May 10, 2001, 1:24 PM — IBM ON THURSDAY scored a win in its crusade to establish Linux on mainframes, announcing a deal with one of Venezuela's largest banks.
As part of a multiphase transition, Big Blue, in Armonk, N.Y., has signed a deal with Banco Mercantile, which has assets that total $3 billion, to migrate the functions now carried out by 30 Windows NT servers to one of its mainframes running Linux. The Windows NT servers were acting largely as Web servers, firewalls, and Internet domain servers.
In phase two, the bank plans to move functions now being carried out by Unix-based Sun Microsystems and Hewlett-Packard servers over to the mainframes.
"This is a consolidation play for [the bank]. They can now run this new Linux workload right alongside the existing mainframe-based banking applications. They are basically sharing the server, which they think is a cost-effective approach to this," said Pete McCaffrey, director of IBM's enterprise servers in Poughkeepsie, N.Y.
Banco Mercantile has an IBM S/390 G6 that will be running a version of Linux from SuSE. The company will use IBM's virtualization technologies, most notably zVM, to allow it to run hundreds of Linux servers from the single mainframe.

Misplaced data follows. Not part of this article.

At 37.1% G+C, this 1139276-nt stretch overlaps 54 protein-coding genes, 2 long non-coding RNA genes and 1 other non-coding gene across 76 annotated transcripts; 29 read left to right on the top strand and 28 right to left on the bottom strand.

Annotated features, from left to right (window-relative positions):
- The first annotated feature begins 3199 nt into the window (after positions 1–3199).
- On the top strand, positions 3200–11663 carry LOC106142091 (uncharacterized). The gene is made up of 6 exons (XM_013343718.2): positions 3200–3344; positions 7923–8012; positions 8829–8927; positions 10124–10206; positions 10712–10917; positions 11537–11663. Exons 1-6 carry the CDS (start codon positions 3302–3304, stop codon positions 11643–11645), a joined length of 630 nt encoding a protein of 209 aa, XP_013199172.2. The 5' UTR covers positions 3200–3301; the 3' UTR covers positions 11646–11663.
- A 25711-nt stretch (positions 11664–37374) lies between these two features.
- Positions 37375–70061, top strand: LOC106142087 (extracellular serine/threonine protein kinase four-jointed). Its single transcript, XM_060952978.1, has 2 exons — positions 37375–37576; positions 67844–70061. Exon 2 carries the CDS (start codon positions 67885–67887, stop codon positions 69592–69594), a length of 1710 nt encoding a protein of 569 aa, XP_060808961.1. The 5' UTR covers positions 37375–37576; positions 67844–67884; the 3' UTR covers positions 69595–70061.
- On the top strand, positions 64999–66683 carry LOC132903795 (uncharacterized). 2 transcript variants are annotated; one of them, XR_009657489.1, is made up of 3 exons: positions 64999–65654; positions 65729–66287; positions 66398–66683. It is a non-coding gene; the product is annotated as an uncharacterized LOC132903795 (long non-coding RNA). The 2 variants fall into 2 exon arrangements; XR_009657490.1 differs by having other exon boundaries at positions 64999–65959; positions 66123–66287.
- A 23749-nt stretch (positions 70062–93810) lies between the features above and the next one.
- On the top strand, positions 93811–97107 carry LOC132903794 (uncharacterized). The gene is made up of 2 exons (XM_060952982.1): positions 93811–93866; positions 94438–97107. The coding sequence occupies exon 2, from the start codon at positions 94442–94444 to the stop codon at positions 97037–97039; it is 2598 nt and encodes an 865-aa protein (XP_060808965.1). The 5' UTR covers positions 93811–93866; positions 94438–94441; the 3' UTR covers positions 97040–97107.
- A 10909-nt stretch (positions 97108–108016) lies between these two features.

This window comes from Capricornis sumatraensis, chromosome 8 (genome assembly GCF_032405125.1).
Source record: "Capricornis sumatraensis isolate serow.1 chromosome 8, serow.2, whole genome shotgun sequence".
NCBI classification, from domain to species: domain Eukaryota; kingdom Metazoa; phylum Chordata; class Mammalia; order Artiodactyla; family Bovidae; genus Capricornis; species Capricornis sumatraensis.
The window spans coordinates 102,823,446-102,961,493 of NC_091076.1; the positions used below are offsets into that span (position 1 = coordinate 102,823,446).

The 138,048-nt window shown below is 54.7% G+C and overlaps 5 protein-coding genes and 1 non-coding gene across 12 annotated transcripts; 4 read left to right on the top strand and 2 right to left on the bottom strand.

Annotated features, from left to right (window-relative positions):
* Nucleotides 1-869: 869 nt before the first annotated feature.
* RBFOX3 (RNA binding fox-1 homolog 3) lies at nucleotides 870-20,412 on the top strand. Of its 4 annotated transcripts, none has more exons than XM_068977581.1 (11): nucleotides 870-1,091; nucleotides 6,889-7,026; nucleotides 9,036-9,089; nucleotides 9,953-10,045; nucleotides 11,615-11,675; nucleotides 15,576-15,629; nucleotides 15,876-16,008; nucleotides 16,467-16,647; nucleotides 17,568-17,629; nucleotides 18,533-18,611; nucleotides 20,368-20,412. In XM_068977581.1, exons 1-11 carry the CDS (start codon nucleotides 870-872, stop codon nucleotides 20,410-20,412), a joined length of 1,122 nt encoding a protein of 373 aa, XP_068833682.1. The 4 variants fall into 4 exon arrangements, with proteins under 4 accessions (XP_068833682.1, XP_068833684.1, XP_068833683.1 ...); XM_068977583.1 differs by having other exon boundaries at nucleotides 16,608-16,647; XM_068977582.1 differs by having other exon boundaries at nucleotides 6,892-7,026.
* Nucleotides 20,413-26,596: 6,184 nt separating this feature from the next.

The mainframe will handle a mixed workload through three different partitions, including one for Linux, one for Lotus Domino for S/390, and one for OS/390.
"We think this decision allows us to consolidate in a pretty cost-effective way. In addition to these applications running on the mainframe, we have higher availability and better performance," said Isaac Arismendi, IT infrastructure manager at Banco Mercantile.
The bank plans to use the Linux-based mainframe to allow customers to check bank account information over the Internet. The mainframe's two built-in cryptographic co-processors are responsible for handling the security for sensitive financial data.